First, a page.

Lubert Stryer

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Lubert Stryer

Lubert Stryer (born March 2, 1938 in Tianjin , China ) is an American biochemist and molecular biologist .


Stryer is the son of German-Russian parents who emigrated to China before World War II . The family came to the United States in 1948.

Stryer graduated from the University of Chicago with a bachelor's degree in 1957 and from Harvard Medical School with an MD degree in 1961. As a post-doctoral student , he was a Helen Hay Whitney Research Fellow at Harvard University and the Molecular Biology Laboratory of the Medical Research Council in 1963 Cambridge with John Kendrew (with Francis Crick and Max Perutz as colleagues). In 1963 he became an assistant professor and later an associate professor of biochemistry at Stanford University , where he came under the influence of Arthur Kornberg , Paul Berg and Robert Baldwin . From 1969 he was a professor of molecular biophysics and biochemistry at Yale University . From 1967 to 1971 he was an advisor to the National Institutes of Health . From 1976 he was George A. Winzer Professor of Cell Biology and Head of the newly established Department of Structural Biology at Stanford University.


His research focuses on the interaction of light and biomolecules.

In the 1960s he investigated the energy transfer in light-sensitive biological macromolecules ( chromophores ) using fluorescence spectroscopy , in particular a theory of short-range (smaller than the respective light wavelength) energy transfers according to Theodor Förster ( Förster resonance energy transfer , FRET). In particular, he showed in 1967 with Dick Haugland that the FRET decreases with the sixth power of the removal of donor and receptor, as predicted by Förster. He also found that FRET can be used to measure the distance between two sites on a protein macromolecule. The method of a spectroscopic ruler is used today by numerous laboratories around the world.

In the 1970s and 1980s, he researched the molecular mechanisms of the first stages of visual perception and the reinforcement mechanisms involved, for example the cGMP cascade after photoexcitation of the visual molecule rhodopsin . They discovered the transducin molecule and, with their research, explained the high sensitivity of photoreceptor cells to light. His laboratory also researched the role of calcium in feedback processes in the primary visual process.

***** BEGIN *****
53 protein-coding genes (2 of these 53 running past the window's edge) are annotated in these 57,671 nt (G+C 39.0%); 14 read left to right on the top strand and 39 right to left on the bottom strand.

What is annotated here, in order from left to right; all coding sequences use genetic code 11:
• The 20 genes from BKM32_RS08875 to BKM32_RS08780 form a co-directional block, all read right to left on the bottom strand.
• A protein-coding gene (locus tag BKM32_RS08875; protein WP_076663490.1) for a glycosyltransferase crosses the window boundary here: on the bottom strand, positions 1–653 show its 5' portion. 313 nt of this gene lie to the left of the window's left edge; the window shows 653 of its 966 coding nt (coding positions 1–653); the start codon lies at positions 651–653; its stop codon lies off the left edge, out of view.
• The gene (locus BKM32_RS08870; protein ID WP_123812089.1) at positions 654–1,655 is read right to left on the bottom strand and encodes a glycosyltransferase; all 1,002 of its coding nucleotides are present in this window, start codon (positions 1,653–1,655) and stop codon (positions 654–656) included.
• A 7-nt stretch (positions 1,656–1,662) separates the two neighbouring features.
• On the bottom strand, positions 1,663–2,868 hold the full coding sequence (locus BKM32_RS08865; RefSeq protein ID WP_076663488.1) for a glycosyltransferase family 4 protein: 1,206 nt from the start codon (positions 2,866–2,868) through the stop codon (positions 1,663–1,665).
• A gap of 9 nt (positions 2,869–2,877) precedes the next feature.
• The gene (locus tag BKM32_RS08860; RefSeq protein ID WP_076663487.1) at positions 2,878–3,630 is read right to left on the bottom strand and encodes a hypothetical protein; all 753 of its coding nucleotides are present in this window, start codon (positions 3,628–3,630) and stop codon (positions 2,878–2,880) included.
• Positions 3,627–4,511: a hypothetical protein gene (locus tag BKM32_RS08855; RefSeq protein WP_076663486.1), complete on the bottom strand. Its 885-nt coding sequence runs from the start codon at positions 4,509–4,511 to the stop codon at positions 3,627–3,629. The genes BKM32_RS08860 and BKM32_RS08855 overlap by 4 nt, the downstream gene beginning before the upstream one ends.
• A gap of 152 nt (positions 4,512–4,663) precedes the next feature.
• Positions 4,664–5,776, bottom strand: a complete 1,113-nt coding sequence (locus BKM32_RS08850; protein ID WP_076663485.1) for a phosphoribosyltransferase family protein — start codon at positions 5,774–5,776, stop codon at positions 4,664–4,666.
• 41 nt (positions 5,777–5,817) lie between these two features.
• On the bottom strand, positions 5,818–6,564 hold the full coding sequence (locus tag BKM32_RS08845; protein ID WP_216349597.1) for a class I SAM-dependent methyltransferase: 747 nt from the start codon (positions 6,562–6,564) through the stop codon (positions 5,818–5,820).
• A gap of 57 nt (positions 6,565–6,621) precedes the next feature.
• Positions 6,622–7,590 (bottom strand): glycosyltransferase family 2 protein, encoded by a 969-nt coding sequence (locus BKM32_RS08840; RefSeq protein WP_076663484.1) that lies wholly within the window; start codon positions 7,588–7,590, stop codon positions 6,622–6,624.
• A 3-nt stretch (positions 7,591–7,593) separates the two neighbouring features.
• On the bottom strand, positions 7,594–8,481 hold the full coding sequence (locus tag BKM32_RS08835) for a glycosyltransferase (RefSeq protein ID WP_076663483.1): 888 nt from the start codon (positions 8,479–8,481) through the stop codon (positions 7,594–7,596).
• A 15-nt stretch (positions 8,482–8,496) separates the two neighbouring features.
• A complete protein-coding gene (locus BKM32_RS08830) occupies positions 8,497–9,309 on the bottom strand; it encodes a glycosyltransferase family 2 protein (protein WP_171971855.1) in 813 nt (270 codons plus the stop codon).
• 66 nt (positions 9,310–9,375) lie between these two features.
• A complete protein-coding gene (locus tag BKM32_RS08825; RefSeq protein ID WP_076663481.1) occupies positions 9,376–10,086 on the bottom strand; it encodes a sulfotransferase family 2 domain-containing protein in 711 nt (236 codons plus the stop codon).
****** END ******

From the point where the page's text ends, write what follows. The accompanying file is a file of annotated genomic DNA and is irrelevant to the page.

In the 1990s, with Stephen Fodor and others, he developed light-activated combinatorial synthesis of libraries of proteins and oligonucleotides on chips. These techniques have been by the pharmaceutical company Affymetrix in Santa Clara used commercially, their advisors is Stryer. He helped develop their microarray gene chip at Affymax (the predecessor of Affymetrix) in 1989, while he took a temporary leave of absence from Stanford to help found the company. He was its president for a year. With colleagues in Berkeley , he also developed multicolored fluorescence markers for fluorescence microscopy and flow cytometry .

He is also known for his widely used textbook on biochemistry, which first appeared in 1975.

Honors and memberships

In 2006, Stryer received the National Medal of Science . He is a member of the National Academy of Sciences (1984), the American Association for the Advancement of Science , the American Academy of Arts and Sciences (1975) and the American Philosophical Society (2006). In 1992 he received an honorary doctorate from the University of Chicago.


Stryer has been married to Andrea Stern since 1958 and has two sons. In his private life, he is engaged in photography and has traveled to remote locations such as the Antarctic, Arctic, Galapagos Islands and Africa in search of motifs.


  • L. Stryer: Biochemistry. Spektrum Akademischer Verlag, 6th edition 2007, ISBN 978-3-8274-1800-5
    English original: Biochemistry. 7th edition, Freeman, San Francisco 2012 (with Jeremy M. Berg, John L. Tymoczko, with assistance from Gregory J. Gatto, Jr.)
  • L. Stryer, John L. Tymoczko , Jeremy M. Berg : Biochemistry. A short course. Freeman, San Francisco 2011
  • L. Stryer: Molecular design of life. Freeman, San Francisco 1989
  • John Dowling, L. Stryer, Torsten Wiesel (editors): Colloquium on vision: from photon to perception , National Academy of Science, Washington DC 2000

Web links

Commons : Lubert Stryer  - collection of images, videos and audio files

Individual evidence

  1. Life and career data according to Pamela Kalte u. a. American Men and Women of Science , Thomson Gale 2004
  2. Stryer, Haugland Energy transfer: a spectroscopic ruler , Proc. Natl. Acad. Sci. USA , Vol. 58, 1967, pp. 719-725
  3. B. Fung, JB Hurley, L. Stryer Flow of information in the light-triggered cyclic nucleotide cascade of vision , Proc. National Acad. Sci. USA, Vol. 78, 1981, pp. 152-156
  4. K.-W. Koch, L. Stryer Highly cooperative feedback control of retinal rod guanylate cyclase by calcium ion , Nature , Volume 334, 1988, pp. 64-66
  5. SPA Fodor, JL Read, MC Pirrung, L. Stryer, AT Lu, D. Solas Light-directed, spatially addressable parallel chemical synthesis , Science , Volume 251, 1991, pp. 767-773